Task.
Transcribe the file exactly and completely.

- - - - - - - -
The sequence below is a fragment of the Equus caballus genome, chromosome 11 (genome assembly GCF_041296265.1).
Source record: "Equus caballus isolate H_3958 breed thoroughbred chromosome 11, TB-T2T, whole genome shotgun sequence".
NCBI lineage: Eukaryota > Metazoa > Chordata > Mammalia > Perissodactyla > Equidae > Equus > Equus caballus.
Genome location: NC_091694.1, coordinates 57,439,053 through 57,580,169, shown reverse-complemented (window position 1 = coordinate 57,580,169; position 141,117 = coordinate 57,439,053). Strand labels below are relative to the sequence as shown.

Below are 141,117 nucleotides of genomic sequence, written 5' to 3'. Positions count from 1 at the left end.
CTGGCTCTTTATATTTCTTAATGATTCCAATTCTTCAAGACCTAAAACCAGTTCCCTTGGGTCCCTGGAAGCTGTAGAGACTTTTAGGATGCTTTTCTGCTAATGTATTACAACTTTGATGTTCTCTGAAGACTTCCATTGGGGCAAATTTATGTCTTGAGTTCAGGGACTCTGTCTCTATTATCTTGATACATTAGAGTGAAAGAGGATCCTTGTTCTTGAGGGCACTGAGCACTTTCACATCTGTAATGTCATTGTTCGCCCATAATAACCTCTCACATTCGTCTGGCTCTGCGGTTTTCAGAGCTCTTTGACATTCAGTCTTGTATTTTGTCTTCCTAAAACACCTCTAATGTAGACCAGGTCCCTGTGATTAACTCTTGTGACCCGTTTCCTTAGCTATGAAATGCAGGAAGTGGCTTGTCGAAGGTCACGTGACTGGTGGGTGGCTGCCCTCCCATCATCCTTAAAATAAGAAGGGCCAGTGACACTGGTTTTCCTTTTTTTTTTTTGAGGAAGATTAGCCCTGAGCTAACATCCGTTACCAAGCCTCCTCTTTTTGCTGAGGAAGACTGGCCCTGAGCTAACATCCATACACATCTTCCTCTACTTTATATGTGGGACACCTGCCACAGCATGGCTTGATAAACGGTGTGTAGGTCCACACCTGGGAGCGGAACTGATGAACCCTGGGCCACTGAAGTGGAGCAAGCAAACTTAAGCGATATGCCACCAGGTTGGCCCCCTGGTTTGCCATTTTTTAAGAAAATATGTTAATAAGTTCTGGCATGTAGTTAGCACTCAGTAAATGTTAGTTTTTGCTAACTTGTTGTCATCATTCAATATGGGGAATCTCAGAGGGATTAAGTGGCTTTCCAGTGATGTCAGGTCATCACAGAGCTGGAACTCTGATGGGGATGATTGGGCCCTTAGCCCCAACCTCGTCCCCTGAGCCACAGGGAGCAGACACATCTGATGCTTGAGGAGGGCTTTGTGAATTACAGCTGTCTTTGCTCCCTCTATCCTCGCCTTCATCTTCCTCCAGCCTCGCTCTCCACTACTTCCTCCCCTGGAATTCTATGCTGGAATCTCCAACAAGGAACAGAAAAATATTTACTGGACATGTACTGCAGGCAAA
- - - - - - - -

The sequence below is a fragment of the Equus caballus genome, chromosome 11 (genome assembly GCF_041296265.1).
Source record: "Equus caballus isolate H_3958 breed thoroughbred chromosome 11, TB-T2T, whole genome shotgun sequence".
NCBI lineage: Eukaryota > Metazoa > Chordata > Mammalia > Perissodactyla > Equidae > Equus > Equus caballus.
Genome location: NC_091694.1, coordinates 57,439,053 through 57,580,169, shown reverse-complemented (window position 1 = coordinate 57,580,169; position 141,117 = coordinate 57,439,053). Strand labels below are relative to the sequence as shown.

Below are 141,117 nucleotides of genomic sequence, written 5' to 3'. Positions count from 1 at the left end.
CTGGCTCTTTATATTTCTTAATGATTCCAATTCTTCAAGACCTAAAACCAGTTCCCTTGGGTCCCTGGAAGCTGTAGAGACTTTTAGGATGCTTTTCTGCTAATGTATTACAACTTTGATGTTCTCTGAAGACTTCCATTGGGGCAAATTTATGTCTTGAGTTCAGGGACTCTGTCTCTATTATCTTGATACATTAGAGTGAAAGAGGATCCTTGTTCTTGAGGGCACTGAGCACTTTCACATCTGTAATGTCATTGTTCGCCCATAATAACCTCTCACATTCGTCTGGCTCTGCGGTTTTCAGAGCTCTTTGACATTCAGTCTTGTATTTTGTCTTCCTAAAACACCTCTAATGTAGACCAGGTCCCTGTGATTAACTCTTGTGACCCGTTTCCTTAGCTATGAAATGCAGGAAGTGGCTTGTCGAAGGTCACGTGACTGGTGGGTGGCTGCCCTCCCATCATCCTTAAAATAAGAAGGGCCAGTGACACTGGTTTTCCTTTTTTTTTTTTGAGGAAGATTAGCCCTGAGCTAACATCCGTTACCAAGCCTCCTCTTTTTGCTGAGGAAGACTGGCCCTGAGCTAACATCCATACACATCTTCCTCTACTTTATATGTGGGACACCTGCCACAGCATGGCTTGATAAACGGTGTGTAGGTCCACACCTGGGAGCGGAACTGATGAACCCTGGGCCACTGAAGTGGAGCAAGCAAACTTAAGCGATATGCCACCAGGTTGGCCCCCTGGTTTGCCATTTTTTAAGAAAATATGTTAATAAGTTCTGGCATGTAGTTAGCACTCAGTAAATGTTAGTTTTTGCTAACTTGTTGTCATCATTCAATATGGGGAATCTCAGAGGGATTAAGTGGCTTTCCAGTGATGTCAGGTCATCACAGAGCTGGAACTCTGATGGGGATGATTGGGCCCTTAGCCCCAACCTCGTCCCCTGAGCCACAGGGAGCAGACACATCTGATGCTTGAGGAGGGCTTTGTGAATTACAGCTGTCTTTGCTCCCTCTATCCTCGCCTTCATCTTCCTCCAGCCTCGCTCTCCACTACTTCCTCCCCTGGAATTCTATGCTGGAATCTCCAACAAGGAACAGAAAAATATTTACTGGACATGTACTGCAGGCAAA